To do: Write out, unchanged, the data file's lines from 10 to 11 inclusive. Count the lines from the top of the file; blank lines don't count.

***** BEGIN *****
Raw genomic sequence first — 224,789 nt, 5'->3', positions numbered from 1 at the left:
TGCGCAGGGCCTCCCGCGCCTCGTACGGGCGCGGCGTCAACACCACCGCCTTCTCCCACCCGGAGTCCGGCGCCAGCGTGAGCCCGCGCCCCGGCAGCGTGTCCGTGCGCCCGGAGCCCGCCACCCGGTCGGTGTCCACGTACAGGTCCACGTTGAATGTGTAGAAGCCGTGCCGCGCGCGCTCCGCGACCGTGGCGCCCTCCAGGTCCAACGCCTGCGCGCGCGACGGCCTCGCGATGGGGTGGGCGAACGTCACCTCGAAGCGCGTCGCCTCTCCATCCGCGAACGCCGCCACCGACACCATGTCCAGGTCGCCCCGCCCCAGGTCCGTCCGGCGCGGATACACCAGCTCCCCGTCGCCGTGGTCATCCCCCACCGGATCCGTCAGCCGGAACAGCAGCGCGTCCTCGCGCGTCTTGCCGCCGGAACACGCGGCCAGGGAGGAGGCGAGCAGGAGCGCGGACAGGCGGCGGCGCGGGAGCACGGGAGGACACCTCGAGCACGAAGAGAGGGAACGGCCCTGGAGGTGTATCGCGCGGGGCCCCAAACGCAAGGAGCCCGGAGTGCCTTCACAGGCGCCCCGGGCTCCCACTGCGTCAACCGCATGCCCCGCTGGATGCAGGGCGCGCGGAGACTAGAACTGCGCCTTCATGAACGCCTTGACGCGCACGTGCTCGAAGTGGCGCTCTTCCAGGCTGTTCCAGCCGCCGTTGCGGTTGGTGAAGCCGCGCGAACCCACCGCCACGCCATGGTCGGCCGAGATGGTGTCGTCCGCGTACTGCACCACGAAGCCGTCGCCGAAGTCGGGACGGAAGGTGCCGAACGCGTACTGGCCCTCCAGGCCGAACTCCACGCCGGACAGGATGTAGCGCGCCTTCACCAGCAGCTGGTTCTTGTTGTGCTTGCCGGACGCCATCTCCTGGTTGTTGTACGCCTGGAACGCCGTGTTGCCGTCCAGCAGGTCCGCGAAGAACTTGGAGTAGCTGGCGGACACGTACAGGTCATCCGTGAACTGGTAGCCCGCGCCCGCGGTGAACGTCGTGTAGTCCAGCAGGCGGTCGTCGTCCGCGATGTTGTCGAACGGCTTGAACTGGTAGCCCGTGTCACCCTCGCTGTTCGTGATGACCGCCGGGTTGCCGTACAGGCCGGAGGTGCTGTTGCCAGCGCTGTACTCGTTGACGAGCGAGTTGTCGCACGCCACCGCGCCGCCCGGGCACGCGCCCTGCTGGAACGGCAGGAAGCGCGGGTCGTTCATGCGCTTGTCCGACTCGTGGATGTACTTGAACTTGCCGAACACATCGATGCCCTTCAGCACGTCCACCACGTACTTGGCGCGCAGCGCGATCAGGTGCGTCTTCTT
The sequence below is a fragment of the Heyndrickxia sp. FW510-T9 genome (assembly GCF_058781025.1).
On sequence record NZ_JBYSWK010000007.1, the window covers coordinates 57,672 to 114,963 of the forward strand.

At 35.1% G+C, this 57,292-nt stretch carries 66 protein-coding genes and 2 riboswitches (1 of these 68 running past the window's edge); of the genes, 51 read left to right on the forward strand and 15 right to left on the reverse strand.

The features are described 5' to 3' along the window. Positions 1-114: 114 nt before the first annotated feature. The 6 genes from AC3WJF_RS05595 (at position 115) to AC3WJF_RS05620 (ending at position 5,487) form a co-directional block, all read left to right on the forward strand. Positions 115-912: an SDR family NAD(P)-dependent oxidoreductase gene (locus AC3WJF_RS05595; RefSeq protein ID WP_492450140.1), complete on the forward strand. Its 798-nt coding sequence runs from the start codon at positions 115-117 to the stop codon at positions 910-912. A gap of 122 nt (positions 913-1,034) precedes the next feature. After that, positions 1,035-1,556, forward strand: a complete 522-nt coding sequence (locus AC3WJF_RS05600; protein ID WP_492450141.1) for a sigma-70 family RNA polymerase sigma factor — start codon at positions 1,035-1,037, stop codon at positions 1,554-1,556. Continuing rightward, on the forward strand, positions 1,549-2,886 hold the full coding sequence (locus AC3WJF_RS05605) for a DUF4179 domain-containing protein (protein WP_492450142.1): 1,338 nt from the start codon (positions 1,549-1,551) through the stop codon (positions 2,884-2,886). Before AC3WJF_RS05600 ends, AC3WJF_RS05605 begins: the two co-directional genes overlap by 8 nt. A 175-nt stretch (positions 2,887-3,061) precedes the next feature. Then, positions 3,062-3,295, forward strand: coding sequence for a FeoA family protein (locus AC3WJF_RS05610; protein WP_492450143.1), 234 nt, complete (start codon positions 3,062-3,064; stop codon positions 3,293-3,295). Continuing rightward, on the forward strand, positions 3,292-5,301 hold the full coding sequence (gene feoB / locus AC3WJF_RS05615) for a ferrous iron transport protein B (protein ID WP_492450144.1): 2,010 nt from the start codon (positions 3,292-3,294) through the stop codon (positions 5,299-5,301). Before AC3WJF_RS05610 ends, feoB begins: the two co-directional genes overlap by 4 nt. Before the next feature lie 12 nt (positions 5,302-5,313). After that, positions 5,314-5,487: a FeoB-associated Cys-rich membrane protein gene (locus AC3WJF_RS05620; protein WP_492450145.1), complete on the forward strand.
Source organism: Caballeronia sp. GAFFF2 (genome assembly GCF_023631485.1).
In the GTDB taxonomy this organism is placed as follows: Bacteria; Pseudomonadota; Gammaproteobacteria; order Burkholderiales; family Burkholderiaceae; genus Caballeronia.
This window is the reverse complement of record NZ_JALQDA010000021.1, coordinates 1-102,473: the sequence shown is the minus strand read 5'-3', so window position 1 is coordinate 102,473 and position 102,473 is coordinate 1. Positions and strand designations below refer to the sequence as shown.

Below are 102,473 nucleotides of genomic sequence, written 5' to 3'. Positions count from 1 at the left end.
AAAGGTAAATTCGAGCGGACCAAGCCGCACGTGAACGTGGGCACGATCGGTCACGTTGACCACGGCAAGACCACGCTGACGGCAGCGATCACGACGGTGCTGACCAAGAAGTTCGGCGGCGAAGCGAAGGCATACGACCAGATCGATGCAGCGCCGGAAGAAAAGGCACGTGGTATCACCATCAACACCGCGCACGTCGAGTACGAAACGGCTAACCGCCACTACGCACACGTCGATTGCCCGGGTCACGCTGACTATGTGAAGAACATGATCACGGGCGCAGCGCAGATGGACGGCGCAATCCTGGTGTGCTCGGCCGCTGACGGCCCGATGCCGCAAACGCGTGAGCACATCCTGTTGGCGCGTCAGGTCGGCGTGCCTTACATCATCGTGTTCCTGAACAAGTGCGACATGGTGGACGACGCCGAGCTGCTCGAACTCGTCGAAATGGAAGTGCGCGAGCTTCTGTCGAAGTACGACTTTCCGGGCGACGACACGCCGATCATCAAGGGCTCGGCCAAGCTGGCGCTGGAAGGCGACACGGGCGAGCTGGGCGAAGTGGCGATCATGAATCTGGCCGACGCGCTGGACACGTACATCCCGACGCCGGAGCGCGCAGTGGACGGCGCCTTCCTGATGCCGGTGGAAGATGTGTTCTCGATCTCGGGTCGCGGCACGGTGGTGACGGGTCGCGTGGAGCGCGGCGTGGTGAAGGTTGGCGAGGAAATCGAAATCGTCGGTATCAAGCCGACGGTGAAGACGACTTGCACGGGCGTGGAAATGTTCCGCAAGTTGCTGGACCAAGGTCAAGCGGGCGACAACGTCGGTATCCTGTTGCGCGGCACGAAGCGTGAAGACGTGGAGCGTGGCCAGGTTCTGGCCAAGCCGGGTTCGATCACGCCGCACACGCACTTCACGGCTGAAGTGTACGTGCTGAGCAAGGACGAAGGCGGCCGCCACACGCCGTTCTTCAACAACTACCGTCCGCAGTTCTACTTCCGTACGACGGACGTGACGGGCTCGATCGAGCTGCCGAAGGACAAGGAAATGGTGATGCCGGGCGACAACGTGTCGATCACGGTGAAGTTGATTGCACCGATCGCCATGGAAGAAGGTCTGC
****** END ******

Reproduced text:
Below are 102,473 nucleotides of genomic sequence, written 5' to 3'. Positions count from 1 at the left end.
AAAGGTAAATTCGAGCGGACCAAGCCGCACGTGAACGTGGGCACGATCGGTCACGTTGACCACGGCAAGACCACGCTGACGGCAGCGATCACGACGGTGCTGACCAAGAAGTTCGGCGGCGAAGCGAAGGCATACGACCAGATCGATGCAGCGCCGGAAGAAAAGGCACGTGGTATCACCATCAACACCGCGCACGTCGAGTACGAAACGGCTAACCGCCACTACGCACACGTCGATTGCCCGGGTCACGCTGACTATGTGAAGAACATGATCACGGGCGCAGCGCAGATGGACGGCGCAATCCTGGTGTGCTCGGCCGCTGACGGCCCGATGCCGCAAACGCGTGAGCACATCCTGTTGGCGCGTCAGGTCGGCGTGCCTTACATCATCGTGTTCCTGAACAAGTGCGACATGGTGGACGACGCCGAGCTGCTCGAACTCGTCGAAATGGAAGTGCGCGAGCTTCTGTCGAAGTACGACTTTCCGGGCGACGACACGCCGATCATCAAGGGCTCGGCCAAGCTGGCGCTGGAAGGCGACACGGGCGAGCTGGGCGAAGTGGCGATCATGAATCTGGCCGACGCGCTGGACACGTACATCCCGACGCCGGAGCGCGCAGTGGACGGCGCCTTCCTGATGCCGGTGGAAGATGTGTTCTCGATCTCGGGTCGCGGCACGGTGGTGACGGGTCGCGTGGAGCGCGGCGTGGTGAAGGTTGGCGAGGAAATCGAAATCGTCGGTATCAAGCCGACGGTGAAGACGACTTGCACGGGCGTGGAAATGTTCCGCAAGTTGCTGGACCAAGGTCAAGCGGGCGACAACGTCGGTATCCTGTTGCGCGGCACGAAGCGTGAAGACGTGGAGCGTGGCCAGGTTCTGGCCAAGCCGGGTTCGATCACGCCGCACACGCACTTCACGGCTGAAGTGTACGTGCTGAGCAAGGACGAAGGCGGCCGCCACACGCCGTTCTTCAACAACTACCGTCCGCAGTTCTACTTCCGTACGACGGACGTGACGGGCTCGATCGAGCTGCCGAAGGACAAGGAAATGGTGATGCCGGGCGACAACGTGTCGATCACGGTGAAGTTGATTGCACCGATCGCCATGGAAGAAGGTCTGC